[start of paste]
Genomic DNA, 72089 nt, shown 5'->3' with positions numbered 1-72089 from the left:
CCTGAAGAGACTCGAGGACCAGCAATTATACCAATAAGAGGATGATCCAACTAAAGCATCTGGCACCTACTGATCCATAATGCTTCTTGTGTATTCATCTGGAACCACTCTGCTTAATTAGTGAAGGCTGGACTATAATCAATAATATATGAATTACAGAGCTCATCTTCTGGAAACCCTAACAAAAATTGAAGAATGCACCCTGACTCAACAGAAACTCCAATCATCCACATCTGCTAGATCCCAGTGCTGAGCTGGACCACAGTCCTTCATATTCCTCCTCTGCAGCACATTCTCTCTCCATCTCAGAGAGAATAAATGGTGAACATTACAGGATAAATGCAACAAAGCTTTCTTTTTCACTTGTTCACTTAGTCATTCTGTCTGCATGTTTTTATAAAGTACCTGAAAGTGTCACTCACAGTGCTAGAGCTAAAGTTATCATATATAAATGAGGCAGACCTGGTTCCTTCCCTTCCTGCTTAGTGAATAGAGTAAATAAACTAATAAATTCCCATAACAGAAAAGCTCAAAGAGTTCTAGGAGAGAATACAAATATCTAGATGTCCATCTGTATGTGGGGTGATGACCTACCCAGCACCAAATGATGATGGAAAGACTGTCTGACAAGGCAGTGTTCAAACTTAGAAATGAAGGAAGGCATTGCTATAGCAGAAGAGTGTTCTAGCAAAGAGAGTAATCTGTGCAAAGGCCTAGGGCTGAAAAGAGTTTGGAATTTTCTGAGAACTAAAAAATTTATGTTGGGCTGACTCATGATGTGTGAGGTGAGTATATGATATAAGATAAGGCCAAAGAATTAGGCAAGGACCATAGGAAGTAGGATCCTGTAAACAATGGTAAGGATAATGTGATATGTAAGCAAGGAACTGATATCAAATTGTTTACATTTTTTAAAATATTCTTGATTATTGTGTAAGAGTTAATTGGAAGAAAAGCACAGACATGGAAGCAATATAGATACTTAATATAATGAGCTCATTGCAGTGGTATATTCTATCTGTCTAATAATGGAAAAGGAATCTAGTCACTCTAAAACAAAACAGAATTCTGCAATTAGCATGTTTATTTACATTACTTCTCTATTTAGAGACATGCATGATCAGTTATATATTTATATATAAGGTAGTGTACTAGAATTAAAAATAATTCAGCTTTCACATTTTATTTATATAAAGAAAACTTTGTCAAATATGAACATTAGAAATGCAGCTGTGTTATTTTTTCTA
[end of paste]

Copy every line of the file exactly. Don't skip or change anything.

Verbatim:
Genomic DNA, 72089 nt, shown 5'->3' with positions numbered 1-72089 from the left:
CCTGAAGAGACTCGAGGACCAGCAATTATACCAATAAGAGGATGATCCAACTAAAGCATCTGGCACCTACTGATCCATAATGCTTCTTGTGTATTCATCTGGAACCACTCTGCTTAATTAGTGAAGGCTGGACTATAATCAATAATATATGAATTACAGAGCTCATCTTCTGGAAACCCTAACAAAAATTGAAGAATGCACCCTGACTCAACAGAAACTCCAATCATCCACATCTGCTAGATCCCAGTGCTGAGCTGGACCACAGTCCTTCATATTCCTCCTCTGCAGCACATTCTCTCTCCATCTCAGAGAGAATAAATGGTGAACATTACAGGATAAATGCAACAAAGCTTTCTTTTTCACTTGTTCACTTAGTCATTCTGTCTGCATGTTTTTATAAAGTACCTGAAAGTGTCACTCACAGTGCTAGAGCTAAAGTTATCATATATAAATGAGGCAGACCTGGTTCCTTCCCTTCCTGCTTAGTGAATAGAGTAAATAAACTAATAAATTCCCATAACAGAAAAGCTCAAAGAGTTCTAGGAGAGAATACAAATATCTAGATGTCCATCTGTATGTGGGGTGATGACCTACCCAGCACCAAATGATGATGGAAAGACTGTCTGACAAGGCAGTGTTCAAACTTAGAAATGAAGGAAGGCATTGCTATAGCAGAAGAGTGTTCTAGCAAAGAGAGTAATCTGTGCAAAGGCCTAGGGCTGAAAAGAGTTTGGAATTTTCTGAGAACTAAAAAATTTATGTTGGGCTGACTCATGATGTGTGAGGTGAGTATATGATATAAGATAAGGCCAAAGAATTAGGCAAGGACCATAGGAAGTAGGATCCTGTAAACAATGGTAAGGATAATGTGATATGTAAGCAAGGAACTGATATCAAATTGTTTACATTTTTTAAAATATTCTTGATTATTGTGTAAGAGTTAATTGGAAGAAAAGCACAGACATGGAAGCAATATAGATACTTAATATAATGAGCTCATTGCAGTGGTATATTCTATCTGTCTAATAATGGAAAAGGAATCTAGTCACTCTAAAACAAAACAGAATTCTGCAATTAGCATGTTTATTTACATTACTTCTCTATTTAGAGACATGCATGATCAGTTATATATTTATATATAAGGTAGTGTACTAGAATTAAAAATAATTCAGCTTTCACATTTTATTTATATAAAGAAAACTTTGTCAAATATGAACATTAGAAATGCAGCTGTGTTATTTTTTCTA